Al-Qaeda prisoners families appeal to the president [Archives:2005/882/Front Page]

October 3 2005

Hassan Al-Zaidi
SANAA, 28 Sep.- Families of prisoners confined in Political Security prisons at the backdrop of their affiliation to al-Qaeda Organisation, or those described as sympathizers with al-Qaeda supporters, have appealed to the president of the republic to include their sons in the recently issued presidential amnesty. The presidential pardon decree was issued on the anniversary of the 26 September revolution stipulating the release of all those arrested in the events of Saada from the followers and supporters of Hussein al-Houthi who was killed last year by Yemeni forces.

Press sources mentioned that families of prisoners in the political security prison in Hudeida governorate had lately gathered in front of the prison, believing that their sons were among those meant in the amnesty decree. To their disappointment, director of the political security at the governorate Ahmed al-Taib told those families that al-Qaeda prisoners were not included in the pardon decision and that those elements from the ones returning from Afghanistan, who had been previously set free. Had returned to fighting in Iraq with Al-Zarqawi, causing embarrassment to Yemen.

Those families mentioned that they had presented comprehensive guarantees for their sons and that they were meeting all conditions for their release following recommendations of the dialogue committee with them headed by Qadi Hamoud al-Hittar to release them.

There is not until now an accurate statistic on the number of prisoners accused of terror cases, especially after the government had sent to court some of them accused of high terror cases and had been sentenced to various verdicts. Sources mention that numbers of prisoners have increased this year and more than 15 persons accused of being affiliated to al-Jihad Group are imprisoned at the political security prison in the governorate of Abyan. Those prisoners have staged hunger strike to continue until they are set free, while there are other prisoners at prisons in Hudeida, Taiz Ibb and Sana'a. The sources added that among those are elements that tried to go to Iraq across Syria and some other countries. The cell, headed by Abu A'ssim (Mohammed Hamdi al-Ahdal), detained by government forces in October 2003, is still behind bars at the political security in Sana'a and its members are until now not sent to court.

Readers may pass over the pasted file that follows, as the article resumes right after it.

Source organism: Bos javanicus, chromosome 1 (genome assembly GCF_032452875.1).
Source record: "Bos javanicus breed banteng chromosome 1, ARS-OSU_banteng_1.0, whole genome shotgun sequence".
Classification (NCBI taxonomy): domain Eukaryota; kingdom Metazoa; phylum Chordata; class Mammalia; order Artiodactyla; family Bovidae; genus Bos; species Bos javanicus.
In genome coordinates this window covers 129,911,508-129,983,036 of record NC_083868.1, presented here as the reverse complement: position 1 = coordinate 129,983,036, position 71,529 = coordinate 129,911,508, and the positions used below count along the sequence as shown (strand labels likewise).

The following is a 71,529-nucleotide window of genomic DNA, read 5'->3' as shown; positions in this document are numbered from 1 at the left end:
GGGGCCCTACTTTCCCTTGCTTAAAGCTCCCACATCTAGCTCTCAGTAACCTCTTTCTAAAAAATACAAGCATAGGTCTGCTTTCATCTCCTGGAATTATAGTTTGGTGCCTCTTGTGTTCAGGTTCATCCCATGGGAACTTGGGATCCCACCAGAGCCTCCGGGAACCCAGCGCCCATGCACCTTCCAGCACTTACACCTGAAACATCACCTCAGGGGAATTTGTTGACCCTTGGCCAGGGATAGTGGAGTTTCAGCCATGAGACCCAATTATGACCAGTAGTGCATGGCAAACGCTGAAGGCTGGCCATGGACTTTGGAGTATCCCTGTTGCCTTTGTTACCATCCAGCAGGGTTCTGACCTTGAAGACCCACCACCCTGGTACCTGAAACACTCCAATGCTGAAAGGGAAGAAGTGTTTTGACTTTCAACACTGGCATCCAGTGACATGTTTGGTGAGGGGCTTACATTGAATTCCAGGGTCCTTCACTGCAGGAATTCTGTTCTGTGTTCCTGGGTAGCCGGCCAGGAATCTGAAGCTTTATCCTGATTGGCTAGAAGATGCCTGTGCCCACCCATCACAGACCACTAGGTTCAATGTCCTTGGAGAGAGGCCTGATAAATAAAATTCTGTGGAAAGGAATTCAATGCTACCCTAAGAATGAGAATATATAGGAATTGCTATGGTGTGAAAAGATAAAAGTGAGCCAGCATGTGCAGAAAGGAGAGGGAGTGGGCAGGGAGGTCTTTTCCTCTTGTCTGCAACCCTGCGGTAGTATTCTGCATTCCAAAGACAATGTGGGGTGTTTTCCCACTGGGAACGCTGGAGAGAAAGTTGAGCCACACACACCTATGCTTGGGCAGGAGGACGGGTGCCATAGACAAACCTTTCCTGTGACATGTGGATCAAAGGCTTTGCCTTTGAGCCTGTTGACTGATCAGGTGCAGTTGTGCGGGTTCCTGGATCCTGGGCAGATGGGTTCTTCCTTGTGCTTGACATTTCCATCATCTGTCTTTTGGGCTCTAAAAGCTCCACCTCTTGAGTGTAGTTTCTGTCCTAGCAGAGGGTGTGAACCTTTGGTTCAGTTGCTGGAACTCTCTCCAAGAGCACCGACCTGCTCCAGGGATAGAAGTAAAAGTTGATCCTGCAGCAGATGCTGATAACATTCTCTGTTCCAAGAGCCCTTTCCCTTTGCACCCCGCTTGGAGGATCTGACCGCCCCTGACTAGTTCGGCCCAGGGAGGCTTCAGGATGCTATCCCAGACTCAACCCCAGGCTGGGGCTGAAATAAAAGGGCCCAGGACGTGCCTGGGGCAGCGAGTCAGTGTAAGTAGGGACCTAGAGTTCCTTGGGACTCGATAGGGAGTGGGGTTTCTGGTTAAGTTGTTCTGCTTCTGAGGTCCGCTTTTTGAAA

On the other hand, the parliament has suspended its sessions to after the Eid al-Fitr by the end of the fasting month of Ramadan. It is mentioned that a number of parliamentarians have demanded obliging the minister of interior to present the parliament with a list of all those imprisoned at the political security prisons, the charges against them, the date of their imprisonment, and the number of those referred to prosecution. The MPs demand set a condition that the information should be available in a period not exceeding one month since the date of questioning the interior minister that took place two weeks before.

The Yemeni authorities, and in person of the prime minister, had confirmed they had managed to put an end to al-Qaeda organization and dismantled all of its dangerous cells as well as arrested its most dangerous and outstanding elements. They also claimed they had been able to convince some of them to abandon their extremist ideas via holding dialogue with them. Security elements have defined certain conditions for those who have been released, including their reporting to security stations and registering their names with them every three months.

Observers, interested in Islamic movements affairs, believe the verdicts issued against elements accused with terrorist acts such as the blast of destroyer Cole, Limburg oil tanker and targeting some foreign embassies, may not cause reactions for them in Yemen as those sentences came as not strong, a matter that would preclude the happening of reactions by elements sympathizing with al-Qaeda.

On the other hand, a number of Al-Tahrir Party activists are retained at prisons of the political security in Taiz and Ibb. A statement issued by the party in the mid of last month affirmed that students Ramzi Ahmed Haider, Mushir Abdeh Mohammed, Abdulkafi Mohammed Hassan and Adel Dirham al-Hakeemi were still at prison of the political security in Taiz. The statement confirmed that also a person Saqr Abdulqader al-Shuaiter had been kidnapped on a street in the city of Ibb. Terms of arrest served by elements from Al-Tahrir party vary in length. Student Ramzi was arrested on 12 last July, Mushir on 22 of the same month and Abdeh al-Kafi on 4 September. The party's statement stressed those persons had committed no guilt other than they are members of Tahrir party and their convictions expressed by the Tahrir party are not allowed to embrace.

It is worth mentioning that the Tahrir party had called for holding a conference in Sana'a in October 2002 but Yemeni authorities had then stormed the conference venue and prevented it from continuing its meetings that were attended by Qadi Hamoud al-Hattar, chairman of the committee on ideological dialogue ordered by president of the republic.